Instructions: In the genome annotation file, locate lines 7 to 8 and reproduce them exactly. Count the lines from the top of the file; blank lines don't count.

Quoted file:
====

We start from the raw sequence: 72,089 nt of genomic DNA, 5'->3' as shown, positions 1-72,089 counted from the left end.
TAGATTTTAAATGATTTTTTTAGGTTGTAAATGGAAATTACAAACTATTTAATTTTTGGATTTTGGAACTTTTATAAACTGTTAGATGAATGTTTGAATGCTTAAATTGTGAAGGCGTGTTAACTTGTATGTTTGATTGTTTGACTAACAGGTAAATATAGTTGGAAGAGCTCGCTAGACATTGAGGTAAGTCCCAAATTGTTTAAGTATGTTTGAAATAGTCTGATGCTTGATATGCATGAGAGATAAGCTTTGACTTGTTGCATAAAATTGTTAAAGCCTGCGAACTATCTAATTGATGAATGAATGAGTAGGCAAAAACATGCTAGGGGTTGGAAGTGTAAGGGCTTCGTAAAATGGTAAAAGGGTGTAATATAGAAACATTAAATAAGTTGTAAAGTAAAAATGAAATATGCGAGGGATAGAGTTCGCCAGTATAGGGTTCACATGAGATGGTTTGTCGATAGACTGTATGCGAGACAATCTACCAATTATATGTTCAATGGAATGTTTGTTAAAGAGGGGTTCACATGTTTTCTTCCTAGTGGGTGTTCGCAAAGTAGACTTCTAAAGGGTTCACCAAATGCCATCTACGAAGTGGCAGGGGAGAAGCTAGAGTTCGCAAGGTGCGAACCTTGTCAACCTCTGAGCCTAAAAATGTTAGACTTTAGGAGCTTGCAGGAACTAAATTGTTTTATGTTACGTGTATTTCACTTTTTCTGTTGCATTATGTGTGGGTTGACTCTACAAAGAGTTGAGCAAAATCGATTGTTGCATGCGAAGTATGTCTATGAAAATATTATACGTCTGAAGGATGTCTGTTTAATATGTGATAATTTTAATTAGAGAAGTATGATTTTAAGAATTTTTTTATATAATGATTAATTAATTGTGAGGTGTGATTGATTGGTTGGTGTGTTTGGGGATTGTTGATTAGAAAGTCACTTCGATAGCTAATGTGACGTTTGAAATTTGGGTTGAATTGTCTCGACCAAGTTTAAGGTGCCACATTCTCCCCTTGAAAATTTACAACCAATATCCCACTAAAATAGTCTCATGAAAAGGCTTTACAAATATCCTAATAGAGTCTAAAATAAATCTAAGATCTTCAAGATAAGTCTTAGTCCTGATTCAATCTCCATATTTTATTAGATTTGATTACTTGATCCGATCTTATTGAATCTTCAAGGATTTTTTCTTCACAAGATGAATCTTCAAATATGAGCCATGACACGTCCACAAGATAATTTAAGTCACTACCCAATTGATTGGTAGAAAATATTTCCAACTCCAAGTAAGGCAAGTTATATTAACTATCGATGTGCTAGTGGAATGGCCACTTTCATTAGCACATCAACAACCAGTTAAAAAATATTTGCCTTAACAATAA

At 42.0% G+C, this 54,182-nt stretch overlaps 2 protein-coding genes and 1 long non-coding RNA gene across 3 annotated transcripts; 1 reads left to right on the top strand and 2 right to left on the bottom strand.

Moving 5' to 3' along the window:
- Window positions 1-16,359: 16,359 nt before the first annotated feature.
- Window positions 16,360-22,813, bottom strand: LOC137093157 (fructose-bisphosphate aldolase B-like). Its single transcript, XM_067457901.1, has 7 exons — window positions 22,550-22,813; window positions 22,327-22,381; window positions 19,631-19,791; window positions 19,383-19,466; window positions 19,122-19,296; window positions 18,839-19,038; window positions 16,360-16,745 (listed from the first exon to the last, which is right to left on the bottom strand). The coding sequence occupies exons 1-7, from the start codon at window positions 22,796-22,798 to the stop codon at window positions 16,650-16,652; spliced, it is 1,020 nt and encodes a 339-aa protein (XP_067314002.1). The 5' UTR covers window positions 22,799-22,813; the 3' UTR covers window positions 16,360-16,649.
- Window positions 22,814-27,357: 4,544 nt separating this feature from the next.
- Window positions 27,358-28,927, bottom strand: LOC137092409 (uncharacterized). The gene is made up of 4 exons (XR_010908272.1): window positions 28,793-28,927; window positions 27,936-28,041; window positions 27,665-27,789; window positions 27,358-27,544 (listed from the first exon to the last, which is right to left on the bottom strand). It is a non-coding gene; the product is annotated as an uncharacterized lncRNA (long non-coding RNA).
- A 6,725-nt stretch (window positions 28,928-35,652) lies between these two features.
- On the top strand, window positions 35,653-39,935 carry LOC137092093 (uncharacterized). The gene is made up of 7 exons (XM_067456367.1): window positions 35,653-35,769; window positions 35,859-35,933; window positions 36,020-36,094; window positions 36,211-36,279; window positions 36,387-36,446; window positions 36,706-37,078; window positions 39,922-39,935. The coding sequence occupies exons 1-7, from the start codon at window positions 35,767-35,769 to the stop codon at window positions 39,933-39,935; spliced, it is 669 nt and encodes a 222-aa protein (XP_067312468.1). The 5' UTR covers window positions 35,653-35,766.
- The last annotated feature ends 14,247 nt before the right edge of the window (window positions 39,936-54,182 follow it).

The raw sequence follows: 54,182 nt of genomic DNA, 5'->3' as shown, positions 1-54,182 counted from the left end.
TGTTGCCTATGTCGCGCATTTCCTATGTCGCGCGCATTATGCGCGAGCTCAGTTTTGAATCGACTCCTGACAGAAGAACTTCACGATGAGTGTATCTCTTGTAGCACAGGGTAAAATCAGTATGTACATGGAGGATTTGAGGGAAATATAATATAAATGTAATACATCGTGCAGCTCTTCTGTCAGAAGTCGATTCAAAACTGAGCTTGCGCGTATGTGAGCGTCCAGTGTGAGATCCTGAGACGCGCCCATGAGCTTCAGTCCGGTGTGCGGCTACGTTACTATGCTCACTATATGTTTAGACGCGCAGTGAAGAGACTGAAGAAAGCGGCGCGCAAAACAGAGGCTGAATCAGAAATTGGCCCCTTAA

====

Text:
- Window positions 22,814-27,357: 4,544 nt separating this feature from the next.
- Window positions 27,358-28,927, bottom strand: LOC137092409 (uncharacterized). The gene is made up of 4 exons (XR_010908272.1): window positions 28,793-28,927; window positions 27,936-28,041; window positions 27,665-27,789; window positions 27,358-27,544 (listed from the first exon to the last, which is right to left on the bottom strand). It is a non-coding gene; the product is annotated as an uncharacterized lncRNA (long non-coding RNA).